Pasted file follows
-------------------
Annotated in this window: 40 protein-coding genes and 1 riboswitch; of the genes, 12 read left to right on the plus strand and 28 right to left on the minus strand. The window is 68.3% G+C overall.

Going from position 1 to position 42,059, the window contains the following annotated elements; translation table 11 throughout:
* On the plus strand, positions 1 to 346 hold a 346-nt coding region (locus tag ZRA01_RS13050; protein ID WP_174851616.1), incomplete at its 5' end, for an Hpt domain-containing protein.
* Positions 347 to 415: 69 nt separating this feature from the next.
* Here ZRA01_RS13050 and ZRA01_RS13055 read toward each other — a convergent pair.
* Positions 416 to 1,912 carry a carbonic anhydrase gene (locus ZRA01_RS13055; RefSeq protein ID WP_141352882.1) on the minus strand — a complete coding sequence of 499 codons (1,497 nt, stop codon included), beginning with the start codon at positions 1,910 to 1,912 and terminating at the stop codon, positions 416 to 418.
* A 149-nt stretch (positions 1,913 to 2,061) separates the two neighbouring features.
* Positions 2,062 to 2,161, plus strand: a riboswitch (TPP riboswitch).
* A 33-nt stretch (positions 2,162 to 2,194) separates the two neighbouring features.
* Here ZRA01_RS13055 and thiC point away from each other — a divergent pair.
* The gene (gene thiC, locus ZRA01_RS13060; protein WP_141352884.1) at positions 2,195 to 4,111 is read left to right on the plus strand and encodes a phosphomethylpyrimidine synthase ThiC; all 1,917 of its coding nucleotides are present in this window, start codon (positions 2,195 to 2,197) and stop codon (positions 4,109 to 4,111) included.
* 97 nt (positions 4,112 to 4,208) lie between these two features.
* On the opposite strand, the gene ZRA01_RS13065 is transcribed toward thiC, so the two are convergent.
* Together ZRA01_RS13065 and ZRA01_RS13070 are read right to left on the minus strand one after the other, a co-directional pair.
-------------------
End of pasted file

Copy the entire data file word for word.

Annotated in this window: 40 protein-coding genes and 1 riboswitch; of the genes, 12 read left to right on the plus strand and 28 right to left on the minus strand. The window is 68.3% G+C overall.

Going from position 1 to position 42,059, the window contains the following annotated elements; translation table 11 throughout:
* On the plus strand, positions 1 to 346 hold a 346-nt coding region (locus tag ZRA01_RS13050; protein ID WP_174851616.1), incomplete at its 5' end, for an Hpt domain-containing protein.
* Positions 347 to 415: 69 nt separating this feature from the next.
* Here ZRA01_RS13050 and ZRA01_RS13055 read toward each other — a convergent pair.
* Positions 416 to 1,912 carry a carbonic anhydrase gene (locus ZRA01_RS13055; RefSeq protein ID WP_141352882.1) on the minus strand — a complete coding sequence of 499 codons (1,497 nt, stop codon included), beginning with the start codon at positions 1,910 to 1,912 and terminating at the stop codon, positions 416 to 418.
* A 149-nt stretch (positions 1,913 to 2,061) separates the two neighbouring features.
* Positions 2,062 to 2,161, plus strand: a riboswitch (TPP riboswitch).
* A 33-nt stretch (positions 2,162 to 2,194) separates the two neighbouring features.
* Here ZRA01_RS13055 and thiC point away from each other — a divergent pair.
* The gene (gene thiC, locus ZRA01_RS13060; protein WP_141352884.1) at positions 2,195 to 4,111 is read left to right on the plus strand and encodes a phosphomethylpyrimidine synthase ThiC; all 1,917 of its coding nucleotides are present in this window, start codon (positions 2,195 to 2,197) and stop codon (positions 4,109 to 4,111) included.
* 97 nt (positions 4,112 to 4,208) lie between these two features.
* On the opposite strand, the gene ZRA01_RS13065 is transcribed toward thiC, so the two are convergent.
* Together ZRA01_RS13065 and ZRA01_RS13070 are read right to left on the minus strand one after the other, a co-directional pair.